44 / Books

This post for the blog was contributed by an old friend:

Don’t sleep, there are snakes

Do you have a book you wish you had written? I have several, including Don’t sleep, there are snakes by Daniel Everett. Don’t sleep was first published in 2008, so forgive me if you know of it already.

The book is written by a North American missionary and recounts his thirty years with the Pirahã, a Brazilian tribe speaking one of the most difficult to learn languages in the world. They use, for example, only three vowels, eight consonants and one tense. To extract meaning from so limited a palate, their words are longcompoundstructures, difficult for outsiders to comprehend.

I am not religious and usually avoid missionary writing. But, I could not resist reading about how the author attempted to explain the Holy Trinity using a language with only two number concepts: ‘not many’ and ‘a lot’. Spoiler alert: he failed.

The Pirahã emerge from Everett’s book as a happy, resourceful, people living in the pre-stone age; the twig age perhaps. Like many preliterate cultures they have no interest in ideas that are not in their direct experience. Instead of converting the Pirahã to a North American vision of the afterlife, the author loses his faith when confronted with their profound acceptance of the here and now.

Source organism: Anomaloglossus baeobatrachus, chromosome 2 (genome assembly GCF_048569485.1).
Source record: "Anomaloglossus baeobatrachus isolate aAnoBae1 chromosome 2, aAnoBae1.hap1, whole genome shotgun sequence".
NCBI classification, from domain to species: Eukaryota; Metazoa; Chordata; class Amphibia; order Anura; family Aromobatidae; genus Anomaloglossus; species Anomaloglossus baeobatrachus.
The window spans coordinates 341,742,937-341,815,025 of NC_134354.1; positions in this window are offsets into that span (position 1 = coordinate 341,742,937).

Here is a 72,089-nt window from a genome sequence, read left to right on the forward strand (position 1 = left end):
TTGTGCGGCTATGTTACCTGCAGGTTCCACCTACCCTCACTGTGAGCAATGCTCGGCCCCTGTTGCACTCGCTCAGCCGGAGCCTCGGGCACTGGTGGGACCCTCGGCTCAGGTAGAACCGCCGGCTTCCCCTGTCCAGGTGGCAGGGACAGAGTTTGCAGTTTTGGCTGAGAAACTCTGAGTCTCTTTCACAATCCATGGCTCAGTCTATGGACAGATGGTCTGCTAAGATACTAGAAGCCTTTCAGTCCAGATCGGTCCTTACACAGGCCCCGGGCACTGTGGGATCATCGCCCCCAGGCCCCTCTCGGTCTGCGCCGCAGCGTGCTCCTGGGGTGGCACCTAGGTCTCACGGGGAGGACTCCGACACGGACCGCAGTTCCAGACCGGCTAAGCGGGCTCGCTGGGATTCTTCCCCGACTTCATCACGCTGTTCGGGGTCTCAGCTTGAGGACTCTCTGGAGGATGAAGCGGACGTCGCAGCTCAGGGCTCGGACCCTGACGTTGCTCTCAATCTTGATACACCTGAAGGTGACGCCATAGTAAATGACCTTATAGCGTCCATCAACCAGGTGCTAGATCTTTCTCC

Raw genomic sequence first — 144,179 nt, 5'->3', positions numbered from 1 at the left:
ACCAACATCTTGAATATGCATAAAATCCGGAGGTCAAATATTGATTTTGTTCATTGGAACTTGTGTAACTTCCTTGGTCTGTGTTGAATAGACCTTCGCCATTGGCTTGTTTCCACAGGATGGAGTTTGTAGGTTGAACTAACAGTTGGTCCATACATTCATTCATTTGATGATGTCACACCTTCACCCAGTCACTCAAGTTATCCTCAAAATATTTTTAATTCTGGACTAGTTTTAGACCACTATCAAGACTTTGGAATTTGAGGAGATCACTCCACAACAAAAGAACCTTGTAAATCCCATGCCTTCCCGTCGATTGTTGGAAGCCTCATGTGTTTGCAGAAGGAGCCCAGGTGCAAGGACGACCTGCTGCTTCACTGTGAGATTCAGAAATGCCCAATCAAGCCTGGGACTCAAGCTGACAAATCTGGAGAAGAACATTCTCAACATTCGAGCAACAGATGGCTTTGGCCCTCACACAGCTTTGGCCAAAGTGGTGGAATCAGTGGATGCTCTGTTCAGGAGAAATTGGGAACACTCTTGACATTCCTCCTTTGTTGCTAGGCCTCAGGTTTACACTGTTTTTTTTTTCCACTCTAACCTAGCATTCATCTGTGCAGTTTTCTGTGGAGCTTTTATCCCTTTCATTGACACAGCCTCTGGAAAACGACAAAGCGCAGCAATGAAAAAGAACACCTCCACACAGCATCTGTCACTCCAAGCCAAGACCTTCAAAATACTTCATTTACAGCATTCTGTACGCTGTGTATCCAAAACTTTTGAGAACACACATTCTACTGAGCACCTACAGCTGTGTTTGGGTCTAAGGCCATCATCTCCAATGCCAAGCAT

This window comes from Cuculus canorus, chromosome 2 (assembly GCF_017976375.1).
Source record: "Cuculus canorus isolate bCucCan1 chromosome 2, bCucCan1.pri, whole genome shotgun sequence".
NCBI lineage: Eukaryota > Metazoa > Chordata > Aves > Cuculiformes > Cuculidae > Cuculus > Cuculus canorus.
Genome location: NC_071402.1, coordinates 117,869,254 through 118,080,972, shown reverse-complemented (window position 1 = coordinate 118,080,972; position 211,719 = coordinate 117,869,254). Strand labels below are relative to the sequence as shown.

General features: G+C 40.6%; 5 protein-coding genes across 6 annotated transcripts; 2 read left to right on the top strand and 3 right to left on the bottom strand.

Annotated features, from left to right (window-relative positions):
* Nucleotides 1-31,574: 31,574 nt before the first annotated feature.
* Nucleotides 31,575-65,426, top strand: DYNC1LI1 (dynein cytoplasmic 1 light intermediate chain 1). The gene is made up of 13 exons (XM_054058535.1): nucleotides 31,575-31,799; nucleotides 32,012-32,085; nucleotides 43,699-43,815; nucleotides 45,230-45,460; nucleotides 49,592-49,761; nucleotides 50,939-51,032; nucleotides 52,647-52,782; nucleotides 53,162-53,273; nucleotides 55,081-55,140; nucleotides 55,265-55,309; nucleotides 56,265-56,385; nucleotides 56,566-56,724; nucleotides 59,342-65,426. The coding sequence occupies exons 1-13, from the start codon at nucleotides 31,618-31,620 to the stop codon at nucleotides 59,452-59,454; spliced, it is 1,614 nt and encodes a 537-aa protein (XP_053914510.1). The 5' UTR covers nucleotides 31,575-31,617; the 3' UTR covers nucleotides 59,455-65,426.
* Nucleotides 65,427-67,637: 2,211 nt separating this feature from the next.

As he tries to translate the Bible using only onetenseandtwonumbers Everett realises that virtually everything he – and we – have been told about linguistics is wrong. He concludes that the dominant academic theories of linguistics cannot not be reconciled with the world of the Pirahã.

Don’t sleep is a cracking adventure story. But, what I most admire is that the book asserts the value of empirical evidence over ungrounded theory and dogma. That is an important message in our post-truth world.

What about you?  What books do you most admire?  


© Benóg Brady Bates (Dolmen, Giant's Ring, Belfast)

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